National Book Award Finalist: Touching Snow by M. Sindy Felin
This post reviews another of the finalists for the National Book Award for Young People's Literature which was awarded last night to Sherman Alexie for The Absolutely True Diary of a Part-Time Indian (reviewed in my post of November 13).
"The way to avoid being picked on by high school bullies is to kill someone."
It's a hard-knock life for real for middle child Karina, caught between dutiful older sister Enid and bright, pious Delta, her hard-working Haitian immigrant mother and her step-father "the Daddy," who beats them all mercilessly, even the babies Roland and Gerald, for violating any of the household's capricious rules.
When Enid is attacked so violently that her aunts and grandmother fear for her life, an anonymous caller tips off the welfare authorities and the police, who charge Gaston with child abuse. Fearing the loss of his income and their modest but safe house in a New York suburb, Karina's family encourages her to deny the abuse by claiming that Enid's injuries are the result of a argument between the sisters.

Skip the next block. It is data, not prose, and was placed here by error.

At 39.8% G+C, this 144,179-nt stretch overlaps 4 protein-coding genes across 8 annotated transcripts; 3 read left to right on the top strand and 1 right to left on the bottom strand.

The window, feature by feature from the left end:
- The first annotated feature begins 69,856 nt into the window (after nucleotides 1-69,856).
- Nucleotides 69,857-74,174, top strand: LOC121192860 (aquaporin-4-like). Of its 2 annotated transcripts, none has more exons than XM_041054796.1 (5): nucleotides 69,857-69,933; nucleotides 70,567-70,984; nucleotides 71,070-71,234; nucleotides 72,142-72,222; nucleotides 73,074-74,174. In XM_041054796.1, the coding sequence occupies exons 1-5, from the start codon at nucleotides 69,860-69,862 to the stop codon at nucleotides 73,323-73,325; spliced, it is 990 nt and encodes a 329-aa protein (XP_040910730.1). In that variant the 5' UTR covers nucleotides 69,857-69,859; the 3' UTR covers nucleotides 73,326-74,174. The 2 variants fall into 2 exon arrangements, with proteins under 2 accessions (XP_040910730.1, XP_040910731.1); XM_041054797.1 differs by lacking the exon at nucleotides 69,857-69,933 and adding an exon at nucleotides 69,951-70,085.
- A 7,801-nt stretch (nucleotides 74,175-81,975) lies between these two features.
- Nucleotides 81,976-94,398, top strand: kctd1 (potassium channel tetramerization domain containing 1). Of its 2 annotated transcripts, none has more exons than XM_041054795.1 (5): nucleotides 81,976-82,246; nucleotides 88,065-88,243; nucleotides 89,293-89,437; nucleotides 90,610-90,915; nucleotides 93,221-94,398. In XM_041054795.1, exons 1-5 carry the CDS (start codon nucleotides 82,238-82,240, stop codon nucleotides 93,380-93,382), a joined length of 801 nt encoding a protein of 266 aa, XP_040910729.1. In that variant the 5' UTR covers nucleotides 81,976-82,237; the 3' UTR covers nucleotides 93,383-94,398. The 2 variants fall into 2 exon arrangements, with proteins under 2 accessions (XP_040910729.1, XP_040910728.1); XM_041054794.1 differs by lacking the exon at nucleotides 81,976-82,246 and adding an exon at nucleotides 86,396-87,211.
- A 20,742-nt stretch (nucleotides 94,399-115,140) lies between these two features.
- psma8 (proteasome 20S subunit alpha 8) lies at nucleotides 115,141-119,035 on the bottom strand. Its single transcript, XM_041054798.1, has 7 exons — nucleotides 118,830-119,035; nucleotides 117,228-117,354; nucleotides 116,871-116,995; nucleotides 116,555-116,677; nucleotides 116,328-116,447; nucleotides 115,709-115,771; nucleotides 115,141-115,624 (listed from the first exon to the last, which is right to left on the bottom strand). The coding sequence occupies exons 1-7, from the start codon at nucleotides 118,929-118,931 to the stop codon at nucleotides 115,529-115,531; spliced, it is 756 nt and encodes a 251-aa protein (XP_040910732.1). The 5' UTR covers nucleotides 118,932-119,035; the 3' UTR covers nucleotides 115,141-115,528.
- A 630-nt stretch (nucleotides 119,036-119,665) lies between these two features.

When Gaston returns to the household, the sisters turn to a local community center as an after school refuge, where Karina has found an ally in Rachael Levinson, the director's daughter. But as they dress in costumes to go to Rachael's Halloween party, the Daddy's imminent attack on Karina forces the girls to make an irrevocable decision, one which will change their lives forever.
This is a moving first novel which from its first words draws readers into a river of hypnotic dialog and description. Dealing honestly as it does with a girl's coming of age in a family caught between their Haitian customs and life in America, poverty and hope, subjugation and freedom for women, and the ultimate choice between two evils, Touching Snow is a tough novel worth of its designation as finalist for the 2007 National Book Award.